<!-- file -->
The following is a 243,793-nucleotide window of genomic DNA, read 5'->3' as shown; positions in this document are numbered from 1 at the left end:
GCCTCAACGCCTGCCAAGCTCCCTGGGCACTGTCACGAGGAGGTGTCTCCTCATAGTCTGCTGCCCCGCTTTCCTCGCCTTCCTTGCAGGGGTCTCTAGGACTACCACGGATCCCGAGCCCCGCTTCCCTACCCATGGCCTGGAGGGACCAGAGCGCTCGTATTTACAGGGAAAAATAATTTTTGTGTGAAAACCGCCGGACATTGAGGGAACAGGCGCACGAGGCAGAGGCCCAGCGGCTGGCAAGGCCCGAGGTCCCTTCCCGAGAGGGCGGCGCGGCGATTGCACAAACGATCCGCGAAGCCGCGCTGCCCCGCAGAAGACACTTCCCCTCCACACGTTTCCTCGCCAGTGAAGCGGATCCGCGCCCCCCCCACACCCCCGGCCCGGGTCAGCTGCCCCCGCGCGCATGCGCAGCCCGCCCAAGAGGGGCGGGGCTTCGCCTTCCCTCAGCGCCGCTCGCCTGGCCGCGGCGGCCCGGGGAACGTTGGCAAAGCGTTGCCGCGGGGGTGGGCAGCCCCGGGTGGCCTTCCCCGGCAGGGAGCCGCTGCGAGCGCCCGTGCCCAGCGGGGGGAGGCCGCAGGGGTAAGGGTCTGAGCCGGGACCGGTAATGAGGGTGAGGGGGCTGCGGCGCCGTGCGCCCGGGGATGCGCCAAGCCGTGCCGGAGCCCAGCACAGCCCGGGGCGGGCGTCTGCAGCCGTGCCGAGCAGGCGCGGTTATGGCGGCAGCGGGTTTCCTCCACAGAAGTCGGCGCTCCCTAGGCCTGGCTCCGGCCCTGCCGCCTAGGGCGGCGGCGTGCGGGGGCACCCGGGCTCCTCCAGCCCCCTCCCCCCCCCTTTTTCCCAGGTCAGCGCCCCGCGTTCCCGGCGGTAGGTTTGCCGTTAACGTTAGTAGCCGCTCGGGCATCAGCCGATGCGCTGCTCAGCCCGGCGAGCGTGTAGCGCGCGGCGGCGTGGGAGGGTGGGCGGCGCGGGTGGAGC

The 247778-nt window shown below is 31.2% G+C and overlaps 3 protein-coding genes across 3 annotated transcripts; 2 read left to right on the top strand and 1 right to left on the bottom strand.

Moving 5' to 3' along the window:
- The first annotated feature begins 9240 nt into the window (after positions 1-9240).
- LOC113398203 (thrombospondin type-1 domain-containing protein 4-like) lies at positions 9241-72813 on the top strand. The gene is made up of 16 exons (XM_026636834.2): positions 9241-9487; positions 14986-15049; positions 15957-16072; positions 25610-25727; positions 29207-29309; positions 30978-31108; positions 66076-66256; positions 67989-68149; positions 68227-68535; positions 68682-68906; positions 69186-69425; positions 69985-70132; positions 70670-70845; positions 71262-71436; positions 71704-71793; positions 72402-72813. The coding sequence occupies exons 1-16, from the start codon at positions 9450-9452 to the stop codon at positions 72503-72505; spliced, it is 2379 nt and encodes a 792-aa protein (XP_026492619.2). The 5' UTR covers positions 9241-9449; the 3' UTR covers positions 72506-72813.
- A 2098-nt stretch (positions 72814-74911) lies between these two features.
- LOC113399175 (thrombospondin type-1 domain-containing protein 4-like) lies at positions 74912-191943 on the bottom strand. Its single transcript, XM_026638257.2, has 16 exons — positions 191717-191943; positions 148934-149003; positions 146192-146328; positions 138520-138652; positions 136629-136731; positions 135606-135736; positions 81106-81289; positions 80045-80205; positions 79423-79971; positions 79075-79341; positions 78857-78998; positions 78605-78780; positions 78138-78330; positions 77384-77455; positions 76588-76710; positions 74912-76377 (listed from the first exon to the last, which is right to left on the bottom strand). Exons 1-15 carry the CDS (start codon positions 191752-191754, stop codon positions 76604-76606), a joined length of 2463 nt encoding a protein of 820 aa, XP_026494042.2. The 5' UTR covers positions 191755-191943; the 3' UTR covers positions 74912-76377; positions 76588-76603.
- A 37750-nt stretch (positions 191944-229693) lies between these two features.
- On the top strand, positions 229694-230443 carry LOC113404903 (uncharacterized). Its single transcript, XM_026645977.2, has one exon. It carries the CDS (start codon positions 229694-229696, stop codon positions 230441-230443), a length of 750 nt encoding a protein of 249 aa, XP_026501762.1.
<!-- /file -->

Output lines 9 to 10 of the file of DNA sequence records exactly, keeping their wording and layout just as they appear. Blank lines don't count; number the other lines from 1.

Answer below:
- A 37750-nt stretch (positions 191944-229693) lies between these two features.
- On the top strand, positions 229694-230443 carry LOC113404903 (uncharacterized). Its single transcript, XM_026645977.2, has one exon. It carries the CDS (start codon positions 229694-229696, stop codon positions 230441-230443), a length of 750 nt encoding a protein of 249 aa, XP_026501762.1.